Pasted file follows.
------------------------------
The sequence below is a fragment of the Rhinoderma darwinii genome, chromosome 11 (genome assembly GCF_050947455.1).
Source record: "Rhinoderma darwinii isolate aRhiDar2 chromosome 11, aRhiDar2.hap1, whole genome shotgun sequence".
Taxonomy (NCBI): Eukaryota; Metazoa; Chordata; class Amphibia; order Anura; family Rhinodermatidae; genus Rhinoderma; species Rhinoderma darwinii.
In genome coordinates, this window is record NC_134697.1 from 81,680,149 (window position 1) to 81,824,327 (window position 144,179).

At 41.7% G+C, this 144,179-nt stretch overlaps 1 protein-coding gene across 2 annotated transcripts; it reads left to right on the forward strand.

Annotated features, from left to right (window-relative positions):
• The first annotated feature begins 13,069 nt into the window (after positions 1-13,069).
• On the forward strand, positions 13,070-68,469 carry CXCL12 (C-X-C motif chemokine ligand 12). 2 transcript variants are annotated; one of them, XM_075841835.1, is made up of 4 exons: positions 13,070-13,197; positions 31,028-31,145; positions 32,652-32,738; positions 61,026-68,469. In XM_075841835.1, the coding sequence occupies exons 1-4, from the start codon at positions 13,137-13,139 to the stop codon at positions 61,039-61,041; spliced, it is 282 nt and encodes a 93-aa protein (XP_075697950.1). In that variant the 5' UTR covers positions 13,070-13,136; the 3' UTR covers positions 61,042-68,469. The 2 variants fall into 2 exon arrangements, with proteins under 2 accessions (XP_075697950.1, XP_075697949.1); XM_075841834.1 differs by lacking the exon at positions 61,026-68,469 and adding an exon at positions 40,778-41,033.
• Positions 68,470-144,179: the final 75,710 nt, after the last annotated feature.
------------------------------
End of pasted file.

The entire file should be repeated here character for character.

The sequence below is a fragment of the Rhinoderma darwinii genome, chromosome 11 (genome assembly GCF_050947455.1).
Source record: "Rhinoderma darwinii isolate aRhiDar2 chromosome 11, aRhiDar2.hap1, whole genome shotgun sequence".
Taxonomy (NCBI): Eukaryota; Metazoa; Chordata; class Amphibia; order Anura; family Rhinodermatidae; genus Rhinoderma; species Rhinoderma darwinii.
In genome coordinates, this window is record NC_134697.1 from 81,680,149 (window position 1) to 81,824,327 (window position 144,179).

At 41.7% G+C, this 144,179-nt stretch overlaps 1 protein-coding gene across 2 annotated transcripts; it reads left to right on the forward strand.

Annotated features, from left to right (window-relative positions):
• The first annotated feature begins 13,069 nt into the window (after positions 1-13,069).
• On the forward strand, positions 13,070-68,469 carry CXCL12 (C-X-C motif chemokine ligand 12). 2 transcript variants are annotated; one of them, XM_075841835.1, is made up of 4 exons: positions 13,070-13,197; positions 31,028-31,145; positions 32,652-32,738; positions 61,026-68,469. In XM_075841835.1, the coding sequence occupies exons 1-4, from the start codon at positions 13,137-13,139 to the stop codon at positions 61,039-61,041; spliced, it is 282 nt and encodes a 93-aa protein (XP_075697950.1). In that variant the 5' UTR covers positions 13,070-13,136; the 3' UTR covers positions 61,042-68,469. The 2 variants fall into 2 exon arrangements, with proteins under 2 accessions (XP_075697950.1, XP_075697949.1); XM_075841834.1 differs by lacking the exon at positions 61,026-68,469 and adding an exon at positions 40,778-41,033.
• Positions 68,470-144,179: the final 75,710 nt, after the last annotated feature.